Ned Kelly DVD Review

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by AVForums Oct 1, 2003 at 12:00 AM

    Ned Kelly DVD Review
    SRP: £14.26


    Framed in 2.35:1 anamorphic, the transfer here is exceptionally disappointing. Given it’s such a recent movie (at the time of writing Ned Kelly has just finished it’s theatrical run), I was somewhat surprised to see – in the opening few minutes – a print with frequent marks and scratches present, and prevalent grain.

    Whilst most obvious on scenes featuring skies, grain appears far too frequently for a modern release, and the scratches are unforgivable (some recently remastered movies of 10-15 years old look better than this).

    That said, the colour saturation looks pleasingly natural with the palette of earthy tones rendered well – in particular the forest scenes look excellent – and the level of detail in the blacks is reasonable.

    Shame then, that as the film progresses and the scratches become slightly sparser, that edge enhancement becomes apparent. Again, you notice it mainly where we see objects framed against skylines, but haloing does become apparent at other times. At worst, it’s obtrusive and again, one could be forgiven for thinking this isn’t a movie from 2003. A shame really, as other areas on this transfer are pleasing. Could have been better.


    We have the choice here of watching the movie in both DTS and Dolby Digital variants. I chose to watch the movie in DTS, and this mix offers a solid – if uninspired – audio experience. The soundstage is mainly locked across the front three speakers, and here dialogue comes through clean and crisp, with steering executed reasonably well.

    The surrounds are used sparingly, and although they do come into play they would benefit from more frequent use. They do, however, add ambience in a number of scenes (just not enough), and some directional effects come into play in the action sequences. Again, though, it all feels rather average.

    LFE usage is restrained, although your subwoofer will get a handful of cone-trembling workouts at some of the key moments of action. More apparent is its main role of reinforcing some of the dialogue – which it underpins nicely – and other moments such as where we see horses galloping past the camera. It certainly adds some richness to the mix, which would otherwise feel very flat.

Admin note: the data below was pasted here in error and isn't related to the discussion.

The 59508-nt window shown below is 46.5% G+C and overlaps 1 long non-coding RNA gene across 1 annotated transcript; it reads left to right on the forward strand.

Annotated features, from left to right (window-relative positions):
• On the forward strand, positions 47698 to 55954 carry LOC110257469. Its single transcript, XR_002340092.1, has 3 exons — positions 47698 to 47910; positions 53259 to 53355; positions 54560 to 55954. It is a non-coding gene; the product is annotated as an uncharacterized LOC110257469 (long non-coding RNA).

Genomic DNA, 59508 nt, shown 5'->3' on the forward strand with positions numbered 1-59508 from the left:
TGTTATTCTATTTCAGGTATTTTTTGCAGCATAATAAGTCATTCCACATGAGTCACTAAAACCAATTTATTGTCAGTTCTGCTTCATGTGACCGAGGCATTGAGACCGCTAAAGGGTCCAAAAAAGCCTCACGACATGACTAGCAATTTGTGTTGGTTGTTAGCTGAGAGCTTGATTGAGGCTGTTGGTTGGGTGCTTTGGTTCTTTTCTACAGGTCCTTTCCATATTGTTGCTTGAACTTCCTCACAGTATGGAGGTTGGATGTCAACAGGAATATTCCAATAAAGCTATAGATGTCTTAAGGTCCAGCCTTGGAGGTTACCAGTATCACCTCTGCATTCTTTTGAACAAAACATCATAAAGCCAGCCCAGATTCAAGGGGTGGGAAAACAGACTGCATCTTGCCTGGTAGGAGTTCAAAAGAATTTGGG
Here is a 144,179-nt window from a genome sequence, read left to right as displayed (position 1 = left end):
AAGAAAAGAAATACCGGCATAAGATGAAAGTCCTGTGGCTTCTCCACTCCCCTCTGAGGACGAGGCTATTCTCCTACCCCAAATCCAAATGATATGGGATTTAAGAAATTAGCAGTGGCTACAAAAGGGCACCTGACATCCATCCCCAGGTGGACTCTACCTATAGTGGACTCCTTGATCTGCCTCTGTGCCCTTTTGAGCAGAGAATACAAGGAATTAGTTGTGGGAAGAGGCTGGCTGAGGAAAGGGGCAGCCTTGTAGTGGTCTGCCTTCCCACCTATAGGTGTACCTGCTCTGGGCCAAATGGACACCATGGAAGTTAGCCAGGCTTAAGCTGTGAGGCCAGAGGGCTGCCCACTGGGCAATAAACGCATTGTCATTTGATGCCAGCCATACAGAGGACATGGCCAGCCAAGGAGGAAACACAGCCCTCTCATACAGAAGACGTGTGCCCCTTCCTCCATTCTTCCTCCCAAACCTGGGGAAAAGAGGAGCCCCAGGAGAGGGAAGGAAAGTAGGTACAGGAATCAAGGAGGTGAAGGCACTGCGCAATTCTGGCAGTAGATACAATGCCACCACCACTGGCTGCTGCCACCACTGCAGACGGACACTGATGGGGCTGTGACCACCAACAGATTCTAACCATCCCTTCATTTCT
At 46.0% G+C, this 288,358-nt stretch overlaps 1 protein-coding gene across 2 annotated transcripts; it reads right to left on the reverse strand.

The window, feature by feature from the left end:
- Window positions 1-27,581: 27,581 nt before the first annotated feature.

Comparing the DTS mix to the Dolby Digital variant reveals some obvious differences. Replaying a number of scenes in Dolby reveals an altogether duller audio experience. Gone is the depth, and indeed it almost feels like the 5.1 has just lost the .1 – it’s that lifeless in comparison. In the scene where we see the Kelly gang practicing their shooting skills in the forest, the gunshots in DTS hold some weight and feel lively: upon switching to the Dolby counterpart it sounds like they’re firing cap guns. Even Heath Ledger’s voiceover after the firing has finished sounds flat in Dolby compared to DTS, which offers richer dialogue. It’s worth noting that the bitrate for this Dolby Digital soundtrack is only recorded at 384kbps, which may go some way to explain its obvious shortcomings (though that in itself is no excuse).

    If you didn’t have the DTS option obviously you wouldn’t know the difference, and there are still moments in the Dolby track where the LFE channel does its work, and all channels are still used. But compare the two options and it’s a night and day difference.

    So overall we have an average soundtrack, but do yourself a favour: pick the DTS option.


    The extras in this DVD package are rather lightweight. Most substantial is the 13 ½ minute documentary “Ned Kelly in Popular Culture”, which is an interesting look at Ned Kelly’s origins in Australia’s history, including a look at his previous incarnations and references in various movies (who ever thought Mick Jagger could have played Ned Kelly?).

    Also included are two theatrical trailers, featured in 1.85:1 anamorphic with Dolby 2.0 sound. Wrapping up the slim pickings are a series of static – and ultimately pointless - screens, which feature pictures of the real Kelly gang, an Artist to Feature comparison, and Poster Concepts. All of which sounds about as dull as actually are.


    An average movie, coupled with a dubious-for-this-day video transfer and a solid, though unremarkable soundtrack makes this is an essential purchase only for Ledger/Bloom fans and those interested in the legend of the man himself.
    Suggested retail price when reviewed: £14.26

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